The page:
“I think (there) are two really major problems in our society right now: We’re closed off from each other, and we’re unforgiving,” director Joshua Seftel said in a virtual interview with The Michigan Daily.
Seftel’s short documentary film “Stranger at the Gate,” produced by The New Yorker, tells the true story of Mac McKinney, a man who planned to attack a masjid and instead turned to Islam. The film makes its viewers aware of the importance of addressing the problems Seftel highlights and, more importantly, impresses upon them the desire to change the way we as people in a society interact with each other.
McKinney, a veteran, was taught during his time in the military to see Muslims as enemies. He intended to act on this belief when he returned to Muncie, Indiana; he planned an attack, gathered materials to make a bomb and intended to blow up the Islamic Center of Muncie.
He arrived at the masjid and was met with pure, simple compassion.
Dr. Saber Bahrami, a member of the Muncie Muslim community, saw McKinney and hugged him, the way he would any individual there for prayer. Another person, Jomo Williams, saw McKinney looking troubled and asked how he could help. Bibi Bahrami, a woman who people liken to Mother Teresa because of how she accepts people into her home, invited McKinney as a guest, even after learning what he intended to do.
McKinney, a man who intended to do harm to this community, was treated with kindness, and that made all the difference. He was moved by their compassion and chose to learn from them and, eventually, join them. He turned to Islam in spite of his initial beliefs regarding Muslims. He is proudly Muslim to this day.
Documentaries detailing tragedies are particularly difficult to watch. To know that these struggles you’re watching as entertainment are real experiences and feelings that people have gone through is hard to reconcile. When watching “Stranger at the Gate,” I felt this to a degree I had never experienced before. As a Muslim, to hear about this man’s plan to attack a masjid, a place of worship, was terrifying. I thought about my local masjid and how my family and I look at it as a place of safety. My father is one of the founders; I can’t view it as anything other than a second home.
But this Muslim community had the strength and compassion to not only forgive McKinney for his intended actions but to actually welcome him into their community.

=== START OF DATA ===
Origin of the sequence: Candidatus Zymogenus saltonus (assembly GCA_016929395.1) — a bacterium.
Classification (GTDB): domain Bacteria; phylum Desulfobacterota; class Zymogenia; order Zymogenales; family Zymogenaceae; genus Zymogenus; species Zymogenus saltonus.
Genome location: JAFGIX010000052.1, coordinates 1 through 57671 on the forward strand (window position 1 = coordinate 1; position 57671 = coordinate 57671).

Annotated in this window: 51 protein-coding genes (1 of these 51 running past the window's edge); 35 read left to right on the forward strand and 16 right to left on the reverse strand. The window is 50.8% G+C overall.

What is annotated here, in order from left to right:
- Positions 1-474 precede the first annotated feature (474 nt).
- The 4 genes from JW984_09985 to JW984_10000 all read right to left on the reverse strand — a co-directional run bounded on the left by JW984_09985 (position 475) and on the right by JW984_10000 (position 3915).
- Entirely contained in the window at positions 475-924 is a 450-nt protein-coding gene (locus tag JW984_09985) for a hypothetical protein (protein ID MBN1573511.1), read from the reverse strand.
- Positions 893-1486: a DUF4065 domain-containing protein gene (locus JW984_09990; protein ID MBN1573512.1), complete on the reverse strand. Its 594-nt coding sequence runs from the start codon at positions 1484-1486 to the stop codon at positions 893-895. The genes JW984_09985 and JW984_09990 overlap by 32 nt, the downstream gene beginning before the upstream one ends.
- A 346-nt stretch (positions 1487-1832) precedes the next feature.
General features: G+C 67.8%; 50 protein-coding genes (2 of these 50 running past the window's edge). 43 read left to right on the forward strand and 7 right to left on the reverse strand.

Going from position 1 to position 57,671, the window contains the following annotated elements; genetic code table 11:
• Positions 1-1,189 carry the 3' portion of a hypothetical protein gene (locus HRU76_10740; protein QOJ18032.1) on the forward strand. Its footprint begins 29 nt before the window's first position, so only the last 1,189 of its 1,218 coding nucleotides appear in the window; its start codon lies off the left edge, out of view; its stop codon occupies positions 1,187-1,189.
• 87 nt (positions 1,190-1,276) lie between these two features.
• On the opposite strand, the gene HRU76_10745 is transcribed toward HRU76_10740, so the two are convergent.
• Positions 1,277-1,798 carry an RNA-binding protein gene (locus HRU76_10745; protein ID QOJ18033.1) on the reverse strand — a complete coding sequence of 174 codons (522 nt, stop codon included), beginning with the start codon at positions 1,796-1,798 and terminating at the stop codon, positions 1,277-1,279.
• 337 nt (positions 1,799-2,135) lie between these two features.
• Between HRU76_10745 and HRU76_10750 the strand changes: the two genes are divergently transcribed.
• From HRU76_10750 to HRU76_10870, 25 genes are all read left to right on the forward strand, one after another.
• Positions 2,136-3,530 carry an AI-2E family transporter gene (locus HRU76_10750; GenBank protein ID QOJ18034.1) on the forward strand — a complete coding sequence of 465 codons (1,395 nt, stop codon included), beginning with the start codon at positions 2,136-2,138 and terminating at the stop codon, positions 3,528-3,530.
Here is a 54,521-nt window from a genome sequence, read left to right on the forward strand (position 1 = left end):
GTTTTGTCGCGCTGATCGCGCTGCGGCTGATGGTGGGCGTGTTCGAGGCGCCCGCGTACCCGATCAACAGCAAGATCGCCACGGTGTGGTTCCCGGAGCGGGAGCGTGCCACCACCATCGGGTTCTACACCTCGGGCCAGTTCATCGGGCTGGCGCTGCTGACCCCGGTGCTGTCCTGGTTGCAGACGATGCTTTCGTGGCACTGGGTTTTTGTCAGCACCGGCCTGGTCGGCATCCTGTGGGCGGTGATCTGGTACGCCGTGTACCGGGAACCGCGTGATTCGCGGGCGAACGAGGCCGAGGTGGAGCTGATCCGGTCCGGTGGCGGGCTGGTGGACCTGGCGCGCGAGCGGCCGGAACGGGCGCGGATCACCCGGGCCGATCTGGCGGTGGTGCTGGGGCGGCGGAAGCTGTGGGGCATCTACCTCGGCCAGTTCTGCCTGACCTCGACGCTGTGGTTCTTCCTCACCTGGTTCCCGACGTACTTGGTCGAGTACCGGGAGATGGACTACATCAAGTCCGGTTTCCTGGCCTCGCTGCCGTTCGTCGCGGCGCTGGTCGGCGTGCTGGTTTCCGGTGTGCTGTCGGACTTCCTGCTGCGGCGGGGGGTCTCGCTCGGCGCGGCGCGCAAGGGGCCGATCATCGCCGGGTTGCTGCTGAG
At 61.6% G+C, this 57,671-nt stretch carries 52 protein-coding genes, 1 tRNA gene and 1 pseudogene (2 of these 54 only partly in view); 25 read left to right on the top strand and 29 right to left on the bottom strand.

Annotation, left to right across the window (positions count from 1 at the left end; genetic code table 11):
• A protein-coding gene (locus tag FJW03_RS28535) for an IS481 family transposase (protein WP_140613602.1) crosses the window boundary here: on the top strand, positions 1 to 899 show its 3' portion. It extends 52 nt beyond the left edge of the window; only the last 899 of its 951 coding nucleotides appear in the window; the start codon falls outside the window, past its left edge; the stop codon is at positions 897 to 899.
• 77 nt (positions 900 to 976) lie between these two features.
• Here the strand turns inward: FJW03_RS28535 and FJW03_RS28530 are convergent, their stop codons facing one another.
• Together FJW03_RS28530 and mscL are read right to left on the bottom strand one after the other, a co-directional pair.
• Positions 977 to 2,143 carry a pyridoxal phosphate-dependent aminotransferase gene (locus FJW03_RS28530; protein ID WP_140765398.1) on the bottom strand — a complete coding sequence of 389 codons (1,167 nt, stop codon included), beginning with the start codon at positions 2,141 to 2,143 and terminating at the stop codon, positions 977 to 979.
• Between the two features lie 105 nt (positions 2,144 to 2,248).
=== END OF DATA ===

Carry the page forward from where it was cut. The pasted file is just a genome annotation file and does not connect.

“I don’t know if I’ve ever seen anything quite like this story, that kind of … welcoming of a stranger without judgment,” said Seftel, “and recognizing … his vulnerability.” “They knew he was a troubled person, and they met that with kindness.” Even now, Seftel appears awed by what he witnessed.
“If we all could be a little more like (Bibi), and the way she acted, the way she treated Mac, I just think we’d be living in a better world,” Seftel said.
This documentary short was recently announced as Oscar-qualifying, which Seftel commented on.
He admitted that “it’s nice to win awards (and) … be in the running for the Oscar,” but that wasn’t the most important thing to him. He recalled the moment when he showed the film at the Islamic Center of Muncie, where they filmed the story — that was the most meaningful moment. “When the film was over, a man stood up — a member of the mosque — and he said, ‘this film needs to be seen by every American.’ And that’s when I knew … we had succeeded.” The impact he made was what mattered to him, not the prospect of accolades.
The film is certainly done well on a technical level. Primarily a mixture of interviews with Mac, members of the Muslim community, Mac’s family and even members of the FBI, “Stranger at the Gate” covers a wide variety of perspectives on this incident. But more important than lighting and angles and all the other technicalities that “make a good film,” by showing the real people and the effect of genuine kindness, Seftel’s documentary short makes the viewer realize the compassion of these Muslims and offers hope that more people can be genuinely kind.
“My hope is that people who … liked the film, who find it to be meaningful and important … (will) share it,” Seftel said. The film is available on YouTube and The New Yorker’s site for free, an intentional decision to make it as accessible as possible because, as Seftel stated, “we care about getting the message out into the world. So I would say if … the message resonates with you, please be an ally and share it, tell others about it.”
Managing Arts Editor Sabriya Imami can be reached at firstname.lastname@example.org.